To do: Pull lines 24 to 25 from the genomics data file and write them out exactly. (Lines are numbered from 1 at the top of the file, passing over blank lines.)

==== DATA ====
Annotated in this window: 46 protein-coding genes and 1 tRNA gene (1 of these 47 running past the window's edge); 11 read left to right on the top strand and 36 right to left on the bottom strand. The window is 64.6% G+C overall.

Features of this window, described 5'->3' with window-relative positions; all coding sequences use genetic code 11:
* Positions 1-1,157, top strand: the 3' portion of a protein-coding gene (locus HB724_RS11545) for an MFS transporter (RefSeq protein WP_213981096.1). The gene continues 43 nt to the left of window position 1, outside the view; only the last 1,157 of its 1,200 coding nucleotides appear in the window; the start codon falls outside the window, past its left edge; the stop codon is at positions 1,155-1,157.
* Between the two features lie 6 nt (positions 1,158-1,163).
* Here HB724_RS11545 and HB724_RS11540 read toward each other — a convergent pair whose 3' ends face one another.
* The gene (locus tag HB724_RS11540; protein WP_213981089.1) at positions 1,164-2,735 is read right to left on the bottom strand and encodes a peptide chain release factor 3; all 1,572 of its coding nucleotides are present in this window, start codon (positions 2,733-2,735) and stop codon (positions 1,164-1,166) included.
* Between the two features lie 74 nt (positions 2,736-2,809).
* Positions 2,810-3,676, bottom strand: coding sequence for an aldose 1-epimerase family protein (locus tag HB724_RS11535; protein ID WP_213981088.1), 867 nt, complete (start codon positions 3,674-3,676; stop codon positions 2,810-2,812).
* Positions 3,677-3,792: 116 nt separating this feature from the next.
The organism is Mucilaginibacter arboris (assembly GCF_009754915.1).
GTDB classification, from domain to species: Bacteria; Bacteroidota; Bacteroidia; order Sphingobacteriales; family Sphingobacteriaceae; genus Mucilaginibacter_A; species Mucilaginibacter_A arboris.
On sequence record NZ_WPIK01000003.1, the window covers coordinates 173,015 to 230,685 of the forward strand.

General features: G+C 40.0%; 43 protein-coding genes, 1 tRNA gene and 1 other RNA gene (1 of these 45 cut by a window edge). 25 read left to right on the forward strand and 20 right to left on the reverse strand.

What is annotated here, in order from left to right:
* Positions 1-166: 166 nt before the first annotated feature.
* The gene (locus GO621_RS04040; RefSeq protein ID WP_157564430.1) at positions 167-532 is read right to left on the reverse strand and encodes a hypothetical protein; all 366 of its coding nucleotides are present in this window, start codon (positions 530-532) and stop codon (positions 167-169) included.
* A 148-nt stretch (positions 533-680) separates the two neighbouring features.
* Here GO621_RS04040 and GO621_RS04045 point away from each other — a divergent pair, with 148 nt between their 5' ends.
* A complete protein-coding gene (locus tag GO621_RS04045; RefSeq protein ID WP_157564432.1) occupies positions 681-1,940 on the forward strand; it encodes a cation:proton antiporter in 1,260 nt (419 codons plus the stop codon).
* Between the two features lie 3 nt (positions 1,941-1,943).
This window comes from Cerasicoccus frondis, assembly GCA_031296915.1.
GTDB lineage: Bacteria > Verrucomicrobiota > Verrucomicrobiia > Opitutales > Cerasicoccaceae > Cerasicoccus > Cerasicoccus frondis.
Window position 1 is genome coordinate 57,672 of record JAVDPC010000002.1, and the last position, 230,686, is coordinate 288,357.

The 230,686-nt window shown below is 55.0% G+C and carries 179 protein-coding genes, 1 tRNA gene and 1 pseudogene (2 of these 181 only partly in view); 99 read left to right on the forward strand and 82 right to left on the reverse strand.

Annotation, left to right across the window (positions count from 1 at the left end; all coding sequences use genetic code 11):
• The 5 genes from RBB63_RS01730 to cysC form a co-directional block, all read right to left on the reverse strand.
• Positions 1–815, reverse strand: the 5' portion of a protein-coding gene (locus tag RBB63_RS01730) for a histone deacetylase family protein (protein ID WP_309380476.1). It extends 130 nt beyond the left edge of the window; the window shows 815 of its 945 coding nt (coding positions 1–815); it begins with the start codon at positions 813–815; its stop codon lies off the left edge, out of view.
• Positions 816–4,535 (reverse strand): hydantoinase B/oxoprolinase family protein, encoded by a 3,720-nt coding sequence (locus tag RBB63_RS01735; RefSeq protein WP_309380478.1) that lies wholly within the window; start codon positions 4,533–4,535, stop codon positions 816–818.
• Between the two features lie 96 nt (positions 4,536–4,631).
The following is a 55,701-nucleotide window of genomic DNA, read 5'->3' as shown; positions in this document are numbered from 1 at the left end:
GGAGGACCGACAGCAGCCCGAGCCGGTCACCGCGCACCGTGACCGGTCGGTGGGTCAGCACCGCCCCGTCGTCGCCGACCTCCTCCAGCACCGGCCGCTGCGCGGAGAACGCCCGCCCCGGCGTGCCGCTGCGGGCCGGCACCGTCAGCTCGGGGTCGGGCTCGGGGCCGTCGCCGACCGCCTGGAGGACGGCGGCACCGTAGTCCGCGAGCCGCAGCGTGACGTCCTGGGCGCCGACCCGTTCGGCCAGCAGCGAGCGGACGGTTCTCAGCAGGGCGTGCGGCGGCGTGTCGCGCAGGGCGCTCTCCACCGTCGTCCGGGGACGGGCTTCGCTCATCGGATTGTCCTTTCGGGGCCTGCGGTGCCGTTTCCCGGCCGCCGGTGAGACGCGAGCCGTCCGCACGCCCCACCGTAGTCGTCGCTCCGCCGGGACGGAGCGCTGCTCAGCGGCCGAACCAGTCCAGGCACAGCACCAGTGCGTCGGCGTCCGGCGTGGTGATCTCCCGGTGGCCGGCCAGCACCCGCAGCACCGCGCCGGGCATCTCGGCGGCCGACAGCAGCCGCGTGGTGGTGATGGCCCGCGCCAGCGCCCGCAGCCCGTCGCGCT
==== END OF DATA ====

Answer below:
The 230,686-nt window shown below is 55.0% G+C and carries 179 protein-coding genes, 1 tRNA gene and 1 pseudogene (2 of these 181 only partly in view); 99 read left to right on the forward strand and 82 right to left on the reverse strand.

Annotation, left to right across the window (positions count from 1 at the left end; all coding sequences use genetic code 11):